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February 5, 2021 OSHER LIFELONG LEARNING INSTITUTE
 
The Equal Opportunity Registration Period for Study and Shared Interests Groups has closed. Winter/Spring 2020-21 registration continues for courses that are not oversubscribed. 
 
Click the image below to view the PDF of the OLLI Winter/Spring catalog to register. 
Finding Zoom Meeting IDs and Links: 
  • Zoom information is sent out in e-mail a few days before the event takes place.
  • Zoom information is also available in OLLI's online Course Catalog for events for which you have registered as well as for events that are free or do not require registration. The Zoom information is added to the Course Catalog a few days before the event takes place. To view the information in the Course Catalog (i) sign in using your OLLI account and password, (ii) go to the Course Catalog, (iii) locate your event and click on it to see the event's details, (iv) you'll find the Zoom information under Location toward the bottom of the page (you may need to scroll down to find it, if the event's description is long).
  • If you are signed in you can also see Zoom information on the payment History web page. 
  • If you can't find the information you need to connect using Zoom or you have any other questions about using Zoom, send e-mail to OLLI at olli.info@umich.edu or call 734-998-9351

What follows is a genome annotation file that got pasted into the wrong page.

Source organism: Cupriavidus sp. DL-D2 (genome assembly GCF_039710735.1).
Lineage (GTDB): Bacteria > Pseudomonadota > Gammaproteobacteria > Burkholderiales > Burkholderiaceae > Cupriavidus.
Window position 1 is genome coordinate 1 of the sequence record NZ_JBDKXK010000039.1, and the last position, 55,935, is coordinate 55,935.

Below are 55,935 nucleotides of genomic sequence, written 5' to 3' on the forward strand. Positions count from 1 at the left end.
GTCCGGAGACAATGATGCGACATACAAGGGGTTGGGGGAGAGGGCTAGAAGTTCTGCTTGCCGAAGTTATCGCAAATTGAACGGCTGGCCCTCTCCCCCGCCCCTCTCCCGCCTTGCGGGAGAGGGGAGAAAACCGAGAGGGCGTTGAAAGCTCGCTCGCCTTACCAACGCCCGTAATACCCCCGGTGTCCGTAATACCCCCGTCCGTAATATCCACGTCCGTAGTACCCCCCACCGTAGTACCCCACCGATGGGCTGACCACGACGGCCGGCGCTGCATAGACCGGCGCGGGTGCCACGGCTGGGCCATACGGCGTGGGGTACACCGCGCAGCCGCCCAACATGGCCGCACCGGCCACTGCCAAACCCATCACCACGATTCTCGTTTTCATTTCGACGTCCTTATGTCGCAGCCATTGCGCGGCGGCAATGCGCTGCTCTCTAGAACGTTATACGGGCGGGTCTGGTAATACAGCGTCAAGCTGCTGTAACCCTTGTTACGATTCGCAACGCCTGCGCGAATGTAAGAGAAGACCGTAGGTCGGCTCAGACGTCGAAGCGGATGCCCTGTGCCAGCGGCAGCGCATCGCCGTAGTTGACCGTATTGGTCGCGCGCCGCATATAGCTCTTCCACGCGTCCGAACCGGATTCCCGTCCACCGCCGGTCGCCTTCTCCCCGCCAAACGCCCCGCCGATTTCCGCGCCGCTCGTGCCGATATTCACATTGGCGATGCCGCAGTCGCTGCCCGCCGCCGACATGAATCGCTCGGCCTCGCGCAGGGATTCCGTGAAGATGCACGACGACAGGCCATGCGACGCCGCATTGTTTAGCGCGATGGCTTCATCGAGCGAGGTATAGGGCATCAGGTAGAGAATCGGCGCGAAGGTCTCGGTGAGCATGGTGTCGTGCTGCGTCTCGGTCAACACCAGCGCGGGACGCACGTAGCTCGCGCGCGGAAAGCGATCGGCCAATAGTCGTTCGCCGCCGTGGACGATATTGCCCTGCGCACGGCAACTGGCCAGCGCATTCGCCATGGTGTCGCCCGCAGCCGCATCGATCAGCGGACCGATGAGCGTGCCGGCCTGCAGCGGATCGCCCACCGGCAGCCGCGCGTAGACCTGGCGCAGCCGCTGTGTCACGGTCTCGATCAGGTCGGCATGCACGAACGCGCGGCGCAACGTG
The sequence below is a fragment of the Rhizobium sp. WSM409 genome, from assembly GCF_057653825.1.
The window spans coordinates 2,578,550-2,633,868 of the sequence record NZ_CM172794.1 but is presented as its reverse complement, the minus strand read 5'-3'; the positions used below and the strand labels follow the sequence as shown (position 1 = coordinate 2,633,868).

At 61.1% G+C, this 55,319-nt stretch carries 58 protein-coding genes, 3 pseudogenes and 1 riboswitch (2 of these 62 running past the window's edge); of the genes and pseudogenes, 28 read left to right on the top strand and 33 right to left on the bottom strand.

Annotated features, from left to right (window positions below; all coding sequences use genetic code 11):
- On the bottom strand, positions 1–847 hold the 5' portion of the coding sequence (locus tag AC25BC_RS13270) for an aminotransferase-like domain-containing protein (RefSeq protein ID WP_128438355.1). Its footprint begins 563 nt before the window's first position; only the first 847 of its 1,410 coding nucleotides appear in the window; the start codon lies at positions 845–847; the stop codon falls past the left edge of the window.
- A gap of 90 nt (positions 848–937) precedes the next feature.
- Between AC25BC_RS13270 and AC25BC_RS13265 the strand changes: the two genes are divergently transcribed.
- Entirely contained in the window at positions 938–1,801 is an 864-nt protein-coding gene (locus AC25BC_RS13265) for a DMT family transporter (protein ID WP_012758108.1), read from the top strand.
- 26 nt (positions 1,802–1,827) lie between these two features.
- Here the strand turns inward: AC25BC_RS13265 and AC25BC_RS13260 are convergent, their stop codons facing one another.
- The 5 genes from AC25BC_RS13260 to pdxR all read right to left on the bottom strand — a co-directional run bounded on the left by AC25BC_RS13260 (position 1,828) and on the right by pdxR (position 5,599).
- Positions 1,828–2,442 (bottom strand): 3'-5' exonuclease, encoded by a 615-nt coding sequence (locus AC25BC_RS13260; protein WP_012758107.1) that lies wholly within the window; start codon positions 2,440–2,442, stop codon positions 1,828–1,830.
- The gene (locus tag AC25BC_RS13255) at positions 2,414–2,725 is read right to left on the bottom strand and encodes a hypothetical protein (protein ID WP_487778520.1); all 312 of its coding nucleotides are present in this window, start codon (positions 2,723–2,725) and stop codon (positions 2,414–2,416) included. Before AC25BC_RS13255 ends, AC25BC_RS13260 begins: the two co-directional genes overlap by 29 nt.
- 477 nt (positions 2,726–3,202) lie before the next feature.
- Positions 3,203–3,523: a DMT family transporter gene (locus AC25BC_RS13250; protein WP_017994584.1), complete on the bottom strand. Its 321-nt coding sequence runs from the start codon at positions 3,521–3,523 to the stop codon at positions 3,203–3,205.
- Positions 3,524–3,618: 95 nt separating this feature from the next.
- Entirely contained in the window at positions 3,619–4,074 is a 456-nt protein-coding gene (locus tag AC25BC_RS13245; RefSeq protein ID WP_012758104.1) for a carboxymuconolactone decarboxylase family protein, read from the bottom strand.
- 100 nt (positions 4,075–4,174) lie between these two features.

Important OLLI Web Resources –
    Click on the links below to connect you!

     
    OLLI Website 
    Donate to OLLI
    OLLI Video Catalog  
    OLLI Calendar
    All Things 2020 Kickoff
    OLLI Commons Calendar
Are You Looking for Volunteer Opportunities at OLLI?
 

Join The Lectures Committee to meet new people while creating Thursday morning lectures.  We are looking for new members to join one of the following committees:
Great Lakes Native Americans
Global Waters
Nature in Southeast Michigan
Social Safety Nets and Public Finance 
Contact Frances Schultz @ A2Fran@SBCglobal.net  for more information.

OLLI Reads Presents: Black Bottom Saints…by Alice Randall

Monday, February 8th, 10:00 – 12:00 pm. Online. $10
  

Join Alice Randall for a discussion of her magical novel "Black Bottom Saints” which brings to life Detroit’s Black Bottom neighborhood, one of the most influential, artful Black communities in America.

Alice Randall’s novel brings to life Detroit’s legendary neighborhood, one of the most influential, artful Black communities in America. The novel, reminiscent of E.L. Doctorov’s Ragtime, comes alive through the voice of Joseph “Zig-gy” Johnson (1913-1968) who was a real-life nightclub impresario, dance studio instructor, and entertainment columnist for the Michigan Chronicle.

It takes its shape from the Catholic Saints Day Books with Ziggy choosing his own “52 Saints.” Randall balances the stories of these larger-than-life “Saints” (Dina Washington, Joe Louis, and Sammy Davis, Jr.) with local heroes (Charles Diggs, UAW negotiator Marc Stepp, and Maxine Powell), and creates enthralling characters whose unstoppable ambition, love of style, and faith in community made this black Midwestern neighborhood the rival of New York City’s Harlem.